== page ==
When the NFL decided not to punish players who kneeled during the pre-game national anthem, some fans reacted by refusing to attend games, buy league merchandise, or watch games on TV.
It took several years for the NFL to win fans back and some — like me — broke the habit and never returned, in person, or on TV.
Last season, some Major League Baseball (MLB) players also took a knee, but it did not appear to me to be as regular an occurrence as with the NFL. Perhaps it had something to do with the difference in the number of games each sport plays? Apparently, though, MLB is now trying to play catch-up.
The commissioner announced last week it is moving the 2021 All Star Game from Atlanta to a yet-to-be-determined location. The stated reason is because the league believes a new Georgia law has made it more difficult for African Americans to vote. The charge has been denied by Gov. Brian Kemp, who has demonstrated he has a backbone by refusing to back down in his support of the law, the purpose of which he claims is to boost voter confidence in the integrity of elections. Those who have reportedly read the law say it doesn’t say what critics claim.
Delta Airlines and the Coca-Cola Company, both headquartered in Atlanta and caught between Democrats and Republicans, have appeared to bow to considerable pressure to oppose the voting legislation for fear of bad publicity and widespread boycotts.
Bullies can only be encouraged by these responses. Where are the CEOs and others who have the nerve to stand their ground and oppose people with nothing better to do with their time than to demand the removal of Confederate statues, change the names of highways dedicated to those who held viewpoints they disagree with, and engage in other unproductive behavior, like moving an All-Star game? Why don’t we hear them say “buzz off,” or use even stronger language?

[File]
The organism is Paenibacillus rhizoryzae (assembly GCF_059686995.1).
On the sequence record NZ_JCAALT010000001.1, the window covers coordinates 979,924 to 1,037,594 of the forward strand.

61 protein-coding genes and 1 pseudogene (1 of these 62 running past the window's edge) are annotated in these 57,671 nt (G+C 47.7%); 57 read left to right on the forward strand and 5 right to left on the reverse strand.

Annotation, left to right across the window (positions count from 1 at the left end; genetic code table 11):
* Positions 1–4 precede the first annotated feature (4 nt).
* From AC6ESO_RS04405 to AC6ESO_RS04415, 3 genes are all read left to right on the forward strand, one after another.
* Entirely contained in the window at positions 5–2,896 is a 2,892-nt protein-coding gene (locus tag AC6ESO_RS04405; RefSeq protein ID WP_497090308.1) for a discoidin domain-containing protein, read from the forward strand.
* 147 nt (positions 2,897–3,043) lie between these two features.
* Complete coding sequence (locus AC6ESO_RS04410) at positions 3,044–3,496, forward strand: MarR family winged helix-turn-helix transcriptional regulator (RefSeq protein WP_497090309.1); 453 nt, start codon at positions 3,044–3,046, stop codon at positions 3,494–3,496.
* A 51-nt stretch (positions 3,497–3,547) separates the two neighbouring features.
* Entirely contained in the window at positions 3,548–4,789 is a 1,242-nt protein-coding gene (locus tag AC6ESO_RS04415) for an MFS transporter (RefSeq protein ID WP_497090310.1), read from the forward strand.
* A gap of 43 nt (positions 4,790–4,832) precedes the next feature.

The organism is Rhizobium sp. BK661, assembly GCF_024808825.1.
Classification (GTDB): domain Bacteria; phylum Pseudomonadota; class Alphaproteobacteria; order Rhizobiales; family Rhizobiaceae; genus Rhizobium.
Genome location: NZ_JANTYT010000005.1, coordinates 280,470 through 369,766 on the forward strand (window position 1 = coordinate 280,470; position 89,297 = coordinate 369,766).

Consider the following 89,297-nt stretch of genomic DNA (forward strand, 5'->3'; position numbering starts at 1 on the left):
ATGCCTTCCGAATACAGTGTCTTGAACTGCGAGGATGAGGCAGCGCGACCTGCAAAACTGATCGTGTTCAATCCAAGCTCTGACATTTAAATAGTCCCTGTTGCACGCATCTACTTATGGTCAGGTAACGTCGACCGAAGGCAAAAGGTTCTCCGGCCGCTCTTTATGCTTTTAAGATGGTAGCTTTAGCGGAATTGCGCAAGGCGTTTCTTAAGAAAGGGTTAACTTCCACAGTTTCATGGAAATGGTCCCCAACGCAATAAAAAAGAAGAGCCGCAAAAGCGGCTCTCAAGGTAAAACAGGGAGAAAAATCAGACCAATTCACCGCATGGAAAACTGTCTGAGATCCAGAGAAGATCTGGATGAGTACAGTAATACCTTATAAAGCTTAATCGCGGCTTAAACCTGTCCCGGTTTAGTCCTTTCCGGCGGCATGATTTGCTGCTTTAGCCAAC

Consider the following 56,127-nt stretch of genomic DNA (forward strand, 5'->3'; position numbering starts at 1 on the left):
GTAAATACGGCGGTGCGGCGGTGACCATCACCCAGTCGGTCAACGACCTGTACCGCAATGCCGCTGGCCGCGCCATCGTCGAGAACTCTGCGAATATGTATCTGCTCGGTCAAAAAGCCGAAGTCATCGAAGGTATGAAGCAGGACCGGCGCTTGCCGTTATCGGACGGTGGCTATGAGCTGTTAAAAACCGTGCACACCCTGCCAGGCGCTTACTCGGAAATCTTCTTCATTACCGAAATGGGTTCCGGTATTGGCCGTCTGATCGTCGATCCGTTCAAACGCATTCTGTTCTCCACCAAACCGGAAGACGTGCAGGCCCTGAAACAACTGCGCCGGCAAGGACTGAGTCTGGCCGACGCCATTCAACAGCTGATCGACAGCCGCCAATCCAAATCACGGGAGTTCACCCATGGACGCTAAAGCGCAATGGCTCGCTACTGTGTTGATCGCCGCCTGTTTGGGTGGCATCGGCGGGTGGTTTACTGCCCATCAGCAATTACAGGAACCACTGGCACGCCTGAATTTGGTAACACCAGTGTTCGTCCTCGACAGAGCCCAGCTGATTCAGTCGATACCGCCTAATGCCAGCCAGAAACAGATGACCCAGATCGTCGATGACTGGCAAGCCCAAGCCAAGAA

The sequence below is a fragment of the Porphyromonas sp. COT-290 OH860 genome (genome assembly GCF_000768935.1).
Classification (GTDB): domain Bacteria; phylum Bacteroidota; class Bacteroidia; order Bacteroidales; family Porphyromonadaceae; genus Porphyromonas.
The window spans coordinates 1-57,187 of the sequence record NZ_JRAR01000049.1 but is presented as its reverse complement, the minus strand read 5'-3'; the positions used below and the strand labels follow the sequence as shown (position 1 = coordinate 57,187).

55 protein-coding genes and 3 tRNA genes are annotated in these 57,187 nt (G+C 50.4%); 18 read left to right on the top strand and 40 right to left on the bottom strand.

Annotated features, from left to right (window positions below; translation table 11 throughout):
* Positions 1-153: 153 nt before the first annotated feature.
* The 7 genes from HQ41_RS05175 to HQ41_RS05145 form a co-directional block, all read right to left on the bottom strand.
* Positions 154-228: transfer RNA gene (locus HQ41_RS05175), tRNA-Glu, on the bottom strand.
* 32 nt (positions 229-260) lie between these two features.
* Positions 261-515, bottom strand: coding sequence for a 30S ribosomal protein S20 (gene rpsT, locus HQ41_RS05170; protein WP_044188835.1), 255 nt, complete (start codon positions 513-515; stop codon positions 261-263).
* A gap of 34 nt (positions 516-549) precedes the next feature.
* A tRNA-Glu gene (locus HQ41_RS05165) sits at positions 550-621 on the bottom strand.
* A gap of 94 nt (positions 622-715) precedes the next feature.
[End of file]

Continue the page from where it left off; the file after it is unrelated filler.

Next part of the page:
MLB must know there will be financial consequences to their decision. Atlanta employs many African Americans in front offices, at concession stands, restaurants, hotels, and other businesses, many of which rely on baseball, especially an All-Star game. Atlanta’s economy will take a hit at a time when the pandemic has hurt many businesses.
A statement by the Atlanta Braves said the organization is “…deeply disappointed by the decision. … This was neither our decision, nor our recommendation and we are saddened that fans will not be able to see this event in our city. … Our city has always been known as a uniter in divided times and we will miss the opportunity to address issues that are important to our community. Unfortunately, businesses, employees and fans in Georgia are the victims of this decision.”
Baseball fans will think they are being taken for granted, as did fans of the NFL. They pay top prices for tickets and contribute to advertising dollars by watching sports broadcasts. They don’t want political correctness forced upon them. Sports are supposed to be an oasis where people can escape from the issues and politicians they have to endure elsewhere.
I have been a baseball fan since I was a child. I fondly remember games my Dad took me to when the Washington baseball team was known as the Senators. I have taken my kids and grandchildren to Nationals games in recent years.
This move by Major League Baseball may prove counterproductive to the brand and potentially harm the fan base. Just as I have found other things to do during football season, I can do likewise when it comes to baseball, as painful as that will be.
Washington baseball fans were forced to exist without a team for 33 years. I suspect the District of Columbia and fans of other teams can do without it if MLB doesn’t reverse course. If not, fans won’t be singing “Take Me Out to the Ballgame,” but “Take Me Out OF the Ballgame.”